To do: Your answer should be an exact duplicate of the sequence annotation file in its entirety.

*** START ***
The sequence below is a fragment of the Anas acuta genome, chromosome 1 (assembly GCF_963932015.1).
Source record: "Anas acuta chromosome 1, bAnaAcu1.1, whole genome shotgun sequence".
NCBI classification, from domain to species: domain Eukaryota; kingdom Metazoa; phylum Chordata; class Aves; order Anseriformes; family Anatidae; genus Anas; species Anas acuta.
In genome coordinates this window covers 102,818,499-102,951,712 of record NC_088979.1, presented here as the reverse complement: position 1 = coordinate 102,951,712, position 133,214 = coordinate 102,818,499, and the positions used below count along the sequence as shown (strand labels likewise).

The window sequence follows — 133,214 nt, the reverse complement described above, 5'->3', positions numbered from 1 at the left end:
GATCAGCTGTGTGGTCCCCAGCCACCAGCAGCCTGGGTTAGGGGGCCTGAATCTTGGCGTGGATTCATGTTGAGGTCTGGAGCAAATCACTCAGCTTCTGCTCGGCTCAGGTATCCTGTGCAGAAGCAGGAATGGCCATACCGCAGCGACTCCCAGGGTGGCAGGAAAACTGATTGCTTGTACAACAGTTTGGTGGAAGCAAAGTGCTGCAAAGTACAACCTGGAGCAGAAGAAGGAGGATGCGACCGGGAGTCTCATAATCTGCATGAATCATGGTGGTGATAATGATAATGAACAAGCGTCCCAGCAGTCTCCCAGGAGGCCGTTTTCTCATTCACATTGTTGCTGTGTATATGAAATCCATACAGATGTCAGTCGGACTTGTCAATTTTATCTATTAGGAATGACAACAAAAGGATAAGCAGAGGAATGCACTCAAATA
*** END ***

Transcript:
The sequence below is a fragment of the Anas acuta genome, chromosome 1 (assembly GCF_963932015.1).
Source record: "Anas acuta chromosome 1, bAnaAcu1.1, whole genome shotgun sequence".
NCBI classification, from domain to species: domain Eukaryota; kingdom Metazoa; phylum Chordata; class Aves; order Anseriformes; family Anatidae; genus Anas; species Anas acuta.
In genome coordinates this window covers 102,818,499-102,951,712 of record NC_088979.1, presented here as the reverse complement: position 1 = coordinate 102,951,712, position 133,214 = coordinate 102,818,499, and the positions used below count along the sequence as shown (strand labels likewise).

The window sequence follows — 133,214 nt, the reverse complement described above, 5'->3', positions numbered from 1 at the left end:
GATCAGCTGTGTGGTCCCCAGCCACCAGCAGCCTGGGTTAGGGGGCCTGAATCTTGGCGTGGATTCATGTTGAGGTCTGGAGCAAATCACTCAGCTTCTGCTCGGCTCAGGTATCCTGTGCAGAAGCAGGAATGGCCATACCGCAGCGACTCCCAGGGTGGCAGGAAAACTGATTGCTTGTACAACAGTTTGGTGGAAGCAAAGTGCTGCAAAGTACAACCTGGAGCAGAAGAAGGAGGATGCGACCGGGAGTCTCATAATCTGCATGAATCATGGTGGTGATAATGATAATGAACAAGCGTCCCAGCAGTCTCCCAGGAGGCCGTTTTCTCATTCACATTGTTGCTGTGTATATGAAATCCATACAGATGTCAGTCGGACTTGTCAATTTTATCTATTAGGAATGACAACAAAAGGATAAGCAGAGGAATGCACTCAAATA